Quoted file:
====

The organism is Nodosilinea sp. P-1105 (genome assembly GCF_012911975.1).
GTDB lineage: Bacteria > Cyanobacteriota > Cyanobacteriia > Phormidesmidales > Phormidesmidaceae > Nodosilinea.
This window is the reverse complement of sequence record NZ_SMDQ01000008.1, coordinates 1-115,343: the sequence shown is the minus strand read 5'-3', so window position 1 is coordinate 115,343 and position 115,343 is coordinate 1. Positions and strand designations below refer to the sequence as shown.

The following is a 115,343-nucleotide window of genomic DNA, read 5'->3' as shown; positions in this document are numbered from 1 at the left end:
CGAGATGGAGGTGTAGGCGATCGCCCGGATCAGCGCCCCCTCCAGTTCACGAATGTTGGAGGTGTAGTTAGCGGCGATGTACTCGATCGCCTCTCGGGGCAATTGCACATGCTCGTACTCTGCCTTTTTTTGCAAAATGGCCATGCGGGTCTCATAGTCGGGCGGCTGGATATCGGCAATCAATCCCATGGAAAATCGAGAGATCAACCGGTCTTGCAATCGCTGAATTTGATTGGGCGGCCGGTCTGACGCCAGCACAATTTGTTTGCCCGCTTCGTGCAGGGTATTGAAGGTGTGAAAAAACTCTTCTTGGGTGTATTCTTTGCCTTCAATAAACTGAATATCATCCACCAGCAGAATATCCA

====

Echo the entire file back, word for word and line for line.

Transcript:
The organism is Nodosilinea sp. P-1105 (genome assembly GCF_012911975.1).
GTDB lineage: Bacteria > Cyanobacteriota > Cyanobacteriia > Phormidesmidales > Phormidesmidaceae > Nodosilinea.
This window is the reverse complement of sequence record NZ_SMDQ01000008.1, coordinates 1-115,343: the sequence shown is the minus strand read 5'-3', so window position 1 is coordinate 115,343 and position 115,343 is coordinate 1. Positions and strand designations below refer to the sequence as shown.

The following is a 115,343-nucleotide window of genomic DNA, read 5'->3' as shown; positions in this document are numbered from 1 at the left end:
CGAGATGGAGGTGTAGGCGATCGCCCGGATCAGCGCCCCCTCCAGTTCACGAATGTTGGAGGTGTAGTTAGCGGCGATGTACTCGATCGCCTCTCGGGGCAATTGCACATGCTCGTACTCTGCCTTTTTTTGCAAAATGGCCATGCGGGTCTCATAGTCGGGCGGCTGGATATCGGCAATCAATCCCATGGAAAATCGAGAGATCAACCGGTCTTGCAATCGCTGAATTTGATTGGGCGGCCGGTCTGACGCCAGCACAATTTGTTTGCCCGCTTCGTGCAGGGTATTGAAGGTGTGAAAAAACTCTTCTTGGGTGTATTCTTTGCCTTCAATAAACTGAATATCATCCACCAGCAGAATATCCA